Have you ever wondered how Google, Facebook, or Amazon recommends you something or show online ads that are very close to your interests? As many people know, these online services heavily gather and analyze user data including previous visited websites, friends network, keywords entered, and so on. With the data, they customize user experience accommodating each user's interest and need. This is how they make money.
If commercial services can do it, why not higher education? Similar efforts are emerging in higher education, especially in an e-learning field. According to a news report from Inside Higher ED, the University of Phoenix, a big for-profit higher education institution, announced at the 2010 Educause conference their ambitious "Learning Genome Project", which they hope to revolutionize online learning by individualization.
According to Angie McQuaig, director of data innovation at the University of Phoenix, the Learning Genome Project is "building a new learning management system (or LMS) that gets to know each of its 400,000 students personally (i.e., infer students' details from their behaviors in the online classroom) and adapts to accommodate the idiosyncrasies of their learning DNA."
For example, if students learn better from watching a video than reading a text, the system will feed them more videos. If a student is bad at interpreting graphs, the system will recognize that and present information accordingly.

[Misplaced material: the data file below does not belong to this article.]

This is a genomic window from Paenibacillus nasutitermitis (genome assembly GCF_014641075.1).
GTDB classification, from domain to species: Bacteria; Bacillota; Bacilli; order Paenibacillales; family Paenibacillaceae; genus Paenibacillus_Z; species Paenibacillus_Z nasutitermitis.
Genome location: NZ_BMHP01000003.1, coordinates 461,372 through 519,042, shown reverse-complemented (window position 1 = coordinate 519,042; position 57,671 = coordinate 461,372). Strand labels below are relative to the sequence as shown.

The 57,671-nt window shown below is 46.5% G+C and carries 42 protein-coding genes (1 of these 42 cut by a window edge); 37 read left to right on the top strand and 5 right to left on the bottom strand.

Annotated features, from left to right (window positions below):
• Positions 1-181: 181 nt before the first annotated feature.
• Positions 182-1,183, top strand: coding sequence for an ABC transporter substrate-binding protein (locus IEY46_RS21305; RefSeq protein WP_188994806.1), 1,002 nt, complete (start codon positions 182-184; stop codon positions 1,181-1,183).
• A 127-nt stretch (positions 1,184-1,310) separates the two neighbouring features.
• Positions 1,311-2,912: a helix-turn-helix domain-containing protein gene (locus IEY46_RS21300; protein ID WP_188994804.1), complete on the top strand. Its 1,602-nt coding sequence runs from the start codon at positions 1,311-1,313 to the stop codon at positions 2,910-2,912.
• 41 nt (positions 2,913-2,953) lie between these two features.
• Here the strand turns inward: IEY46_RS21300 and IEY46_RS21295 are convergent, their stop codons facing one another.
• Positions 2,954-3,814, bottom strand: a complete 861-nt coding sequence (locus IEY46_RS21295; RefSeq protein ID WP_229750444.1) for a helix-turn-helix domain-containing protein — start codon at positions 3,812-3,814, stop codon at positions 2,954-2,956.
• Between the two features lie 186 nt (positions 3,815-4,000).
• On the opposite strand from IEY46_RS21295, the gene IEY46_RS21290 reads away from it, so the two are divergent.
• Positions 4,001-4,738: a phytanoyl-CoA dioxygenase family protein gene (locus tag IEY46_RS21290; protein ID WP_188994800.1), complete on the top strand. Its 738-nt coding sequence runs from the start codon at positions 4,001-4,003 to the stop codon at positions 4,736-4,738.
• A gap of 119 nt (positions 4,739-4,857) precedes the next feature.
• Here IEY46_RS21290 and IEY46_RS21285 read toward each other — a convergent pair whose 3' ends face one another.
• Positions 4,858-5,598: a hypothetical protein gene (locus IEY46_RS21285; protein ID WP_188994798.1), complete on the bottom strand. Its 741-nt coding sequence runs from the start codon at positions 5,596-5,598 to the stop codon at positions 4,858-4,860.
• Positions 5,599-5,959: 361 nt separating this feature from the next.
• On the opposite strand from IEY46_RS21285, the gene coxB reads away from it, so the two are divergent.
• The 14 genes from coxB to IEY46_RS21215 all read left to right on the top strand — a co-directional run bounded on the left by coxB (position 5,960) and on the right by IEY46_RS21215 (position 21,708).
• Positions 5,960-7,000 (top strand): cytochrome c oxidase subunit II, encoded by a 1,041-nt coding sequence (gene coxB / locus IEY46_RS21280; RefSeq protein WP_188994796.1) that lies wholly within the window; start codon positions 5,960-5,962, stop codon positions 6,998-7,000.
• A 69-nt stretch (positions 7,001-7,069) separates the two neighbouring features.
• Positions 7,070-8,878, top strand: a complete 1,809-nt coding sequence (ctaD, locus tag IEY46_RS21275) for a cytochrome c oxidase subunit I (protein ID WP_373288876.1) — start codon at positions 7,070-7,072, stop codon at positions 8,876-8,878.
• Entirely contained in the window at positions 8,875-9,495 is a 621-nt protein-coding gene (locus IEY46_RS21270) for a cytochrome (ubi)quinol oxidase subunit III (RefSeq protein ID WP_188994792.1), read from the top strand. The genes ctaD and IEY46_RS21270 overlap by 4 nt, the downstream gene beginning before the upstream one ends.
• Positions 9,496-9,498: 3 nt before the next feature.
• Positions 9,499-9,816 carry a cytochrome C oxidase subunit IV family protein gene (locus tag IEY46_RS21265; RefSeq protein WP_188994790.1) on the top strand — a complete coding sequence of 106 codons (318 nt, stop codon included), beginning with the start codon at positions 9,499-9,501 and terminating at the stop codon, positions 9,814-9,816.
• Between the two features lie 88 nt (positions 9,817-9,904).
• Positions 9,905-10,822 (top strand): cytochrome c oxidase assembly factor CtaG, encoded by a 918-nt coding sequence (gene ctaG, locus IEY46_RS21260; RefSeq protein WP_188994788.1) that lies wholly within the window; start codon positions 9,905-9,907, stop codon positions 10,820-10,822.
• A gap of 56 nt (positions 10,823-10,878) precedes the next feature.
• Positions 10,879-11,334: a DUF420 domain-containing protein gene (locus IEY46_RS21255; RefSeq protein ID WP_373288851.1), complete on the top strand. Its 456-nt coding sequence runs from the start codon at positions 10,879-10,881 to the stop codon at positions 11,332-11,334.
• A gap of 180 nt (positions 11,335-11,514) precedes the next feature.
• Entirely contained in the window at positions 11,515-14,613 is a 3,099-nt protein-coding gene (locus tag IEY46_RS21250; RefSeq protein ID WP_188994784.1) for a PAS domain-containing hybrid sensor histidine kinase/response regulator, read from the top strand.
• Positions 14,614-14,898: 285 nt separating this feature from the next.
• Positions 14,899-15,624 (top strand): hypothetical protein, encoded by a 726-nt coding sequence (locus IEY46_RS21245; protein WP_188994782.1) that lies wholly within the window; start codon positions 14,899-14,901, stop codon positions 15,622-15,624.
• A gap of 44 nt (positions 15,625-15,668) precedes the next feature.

While it sounds great, the project is just a conceptual framework for now. However, if the project comes to true, it may provide significant benefit to students and may be better than traditional offline learning in terms of accommodating individual differences. It is very difficult for instructors to meet individuals' different learning styles in an offline class of 20 to 30 students.
There are, of course, challenges. First, it would be very expensive and difficult to build the learning management system. Second, the privacy issue will be huge. One could imagine how people would worry about and want to protect their personal data. McQuaig later said in an interview with Inside Higher Ed that the University of Phoenix will let students choose how much information they submit to the system.
Despite these challenges, it seems that some other higher education institutions will follow the University of Phoenix in order to enhance their online learning and student success. In a near future, we may be able to see individualized e-learning become popular and its impact on educational achievement.